Lumbar discectomy is the surgical removal of herniated disc material that presses on a nerve root or the spinal cord. Before the disc material is removed, some of the bone from the affected vertebra may be removed using a laminotomy (a small hole created in the bone) or laminectomy (removal of some bone) to allow the surgeon to better see the area.
Lumbar discectomy traditionally required a large incision and tended to require a longer time to heal. However, nowadays with the use of precise imaging tools, it is possible to localise the disc prolapse very precisely and therefore the surgical approach can be kept minimal (ie minimally invasive surgery). By minimising the surgical procedure, there is less damage to muscle and bone thereby improving postoperative pain and rehabilitation. In fact most patients are discharged within 24 hours after a routine minimally invasive discectomy.
There are various techniques that may be used for a lumbar discectomy. One of the most popular techniques is using a microscope or magnifying loupes. We also sometimes use an endoscope (ie a camera inserted through a small skin incision) for cases that are suitable for this approach. These various techniques will be described in more detail in other sections of this website.
Lumbar discectomy can alleviate symptoms from a herniated disc in the low back. The main goal of discectomy surgery is to remove the part of the disc that is putting pressure on a spinal nerve root. Taking out the injured portion of the disc also reduces chances that the disc will herniate again.
Lumbar disc protrusions are not usually operated upon early, but there are some clear situations when we may recommend early surgery: –
-If there is evidence of severe weakness of the foot, ankle or leg, early surgery may be offered.
-If the pain in the leg is so severe that narcotic analgesia is not controlling the pain, early surgery may again be an option.
-Severe bilateral leg pain (ie pain running down both legs) with weakness or numbness.
-Finally, if there is a suggestion of problems with the nerves that supply the bladder or bowel, early surgery is advocated. In this latter situation, an inability to pass urine may be evident, or there may be numbness in the crotch area, buttocks or when passing urine. This situation usually necessitates emergent or early surgery.
The procedure can be performed as a day stay surgery, but most patients stay in hospital for 1-2 nights. General anaesthesia is utilised and the surgery is performed through a small incision.
Discectomy surgery is usually done with the patient kneeling face down in a special frame. In the majority of cases a small incision and endoscopic surgery is is performed, but sometimes the surgery cannot be performed through this approach ie obesity, difficulties during surgery etc, and therefore a more standard approach is used. Usually a small window is made on one side of a spinous process through the removal of some bone and ligament to allow visualization of the disc bulge and involved root.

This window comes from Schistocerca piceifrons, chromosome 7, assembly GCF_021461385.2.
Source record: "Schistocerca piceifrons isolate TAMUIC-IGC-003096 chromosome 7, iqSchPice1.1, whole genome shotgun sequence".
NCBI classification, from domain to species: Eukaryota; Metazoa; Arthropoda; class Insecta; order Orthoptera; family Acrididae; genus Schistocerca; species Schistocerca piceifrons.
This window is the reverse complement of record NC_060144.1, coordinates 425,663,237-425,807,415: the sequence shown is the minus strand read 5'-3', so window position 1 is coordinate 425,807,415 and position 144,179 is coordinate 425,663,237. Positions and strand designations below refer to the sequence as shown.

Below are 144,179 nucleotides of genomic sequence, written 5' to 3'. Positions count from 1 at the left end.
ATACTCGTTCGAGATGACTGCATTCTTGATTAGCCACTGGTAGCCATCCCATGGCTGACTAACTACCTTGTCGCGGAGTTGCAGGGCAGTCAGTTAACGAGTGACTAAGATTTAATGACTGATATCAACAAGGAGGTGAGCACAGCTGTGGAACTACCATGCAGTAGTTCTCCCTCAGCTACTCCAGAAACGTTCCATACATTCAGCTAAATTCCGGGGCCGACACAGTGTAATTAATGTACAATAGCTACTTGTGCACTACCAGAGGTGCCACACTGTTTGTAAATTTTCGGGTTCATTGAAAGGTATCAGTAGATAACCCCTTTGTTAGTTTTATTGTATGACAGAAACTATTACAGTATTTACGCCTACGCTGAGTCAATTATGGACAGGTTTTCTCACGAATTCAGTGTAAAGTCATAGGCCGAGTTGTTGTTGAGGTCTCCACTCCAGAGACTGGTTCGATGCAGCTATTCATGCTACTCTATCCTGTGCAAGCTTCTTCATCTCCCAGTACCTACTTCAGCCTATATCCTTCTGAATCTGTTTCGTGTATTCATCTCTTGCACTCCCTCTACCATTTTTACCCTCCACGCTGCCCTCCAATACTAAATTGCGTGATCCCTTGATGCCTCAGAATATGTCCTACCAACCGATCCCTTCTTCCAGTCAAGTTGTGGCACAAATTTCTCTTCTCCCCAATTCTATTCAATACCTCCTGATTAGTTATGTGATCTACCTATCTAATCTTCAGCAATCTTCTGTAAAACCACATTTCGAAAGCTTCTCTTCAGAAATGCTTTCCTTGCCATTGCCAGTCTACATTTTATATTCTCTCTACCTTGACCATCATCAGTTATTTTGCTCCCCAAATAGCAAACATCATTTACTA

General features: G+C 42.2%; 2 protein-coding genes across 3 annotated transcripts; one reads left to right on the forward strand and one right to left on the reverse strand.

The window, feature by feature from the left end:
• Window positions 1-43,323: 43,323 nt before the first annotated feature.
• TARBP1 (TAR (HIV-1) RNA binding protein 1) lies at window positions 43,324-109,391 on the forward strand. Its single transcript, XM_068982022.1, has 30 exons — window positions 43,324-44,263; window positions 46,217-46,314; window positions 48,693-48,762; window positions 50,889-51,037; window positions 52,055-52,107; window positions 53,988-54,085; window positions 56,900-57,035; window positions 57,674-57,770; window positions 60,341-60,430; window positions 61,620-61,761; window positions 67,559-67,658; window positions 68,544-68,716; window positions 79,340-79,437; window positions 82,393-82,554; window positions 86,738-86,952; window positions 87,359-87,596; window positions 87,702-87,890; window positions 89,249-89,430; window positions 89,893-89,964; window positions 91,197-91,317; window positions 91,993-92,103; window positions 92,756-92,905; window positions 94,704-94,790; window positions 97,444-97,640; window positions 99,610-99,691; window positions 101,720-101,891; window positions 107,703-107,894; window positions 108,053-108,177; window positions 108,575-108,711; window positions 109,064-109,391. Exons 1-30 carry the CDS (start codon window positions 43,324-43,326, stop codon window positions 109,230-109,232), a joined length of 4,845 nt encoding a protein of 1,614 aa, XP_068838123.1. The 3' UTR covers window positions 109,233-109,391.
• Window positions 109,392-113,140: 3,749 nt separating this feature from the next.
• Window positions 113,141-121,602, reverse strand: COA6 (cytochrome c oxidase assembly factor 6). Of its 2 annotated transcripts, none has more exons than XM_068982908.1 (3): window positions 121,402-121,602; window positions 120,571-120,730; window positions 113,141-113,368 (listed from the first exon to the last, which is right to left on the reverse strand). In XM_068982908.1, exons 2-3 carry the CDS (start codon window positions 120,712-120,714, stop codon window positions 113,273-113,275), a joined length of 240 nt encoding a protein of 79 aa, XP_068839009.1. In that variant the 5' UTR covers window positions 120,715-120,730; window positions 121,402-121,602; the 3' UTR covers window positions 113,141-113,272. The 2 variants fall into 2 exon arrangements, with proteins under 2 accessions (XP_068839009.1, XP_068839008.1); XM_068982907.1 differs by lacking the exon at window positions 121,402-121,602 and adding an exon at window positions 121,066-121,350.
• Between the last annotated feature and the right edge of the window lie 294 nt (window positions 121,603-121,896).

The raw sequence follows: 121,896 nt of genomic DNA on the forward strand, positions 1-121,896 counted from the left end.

Through gentle dissection under illumination and magnification, the interface between the nerve root and disc bulge is identified and the offending fragment is removed. Only a small portion of disc is removed. The whole disc is not removed, although any loose fragments felt through the hole in the annulus (outer shell of the disc) are removed. The tear in the annulus is not repaired. After the nerve is freed completely the operation is completed. Typically this takes 1-2 hours to perform.
Infection is an important risk and most be considered in all operations. The infection rate in our centres is below 2% and patients are usually given prophylactic antibiotics.
Dural Tear. Small tear to the lining of nerves.
Problems with anaesthesia include drug reaction and respiratory problems. The chance of a serious or permanent complication is less than one in a thousand. These issues are usually short term and can be discussed with the anaesthetist.
Thrombophlebitis (Blood Clots) can precipitate as clot in the veins of the thigh called DVT (deep venous thrombosis), clot in the lungs PE (pulmonary embolism. Usually pressure stockings to keep the blood in the legs moving are used post operatively and medications that thin the blood and prevent blood clots from forming are administered if this condition is suspected. Active movement is advised as soon as possible.
Injury to the nerve may occur in less than 1% of cases. This would cause weakness in the ankle, foot or knee depending on the nerve that was damaged. Although the risk of damage to bowel and blader nerves is extremely rare ie 1 in 10,000 cases, it has been reported in the literature.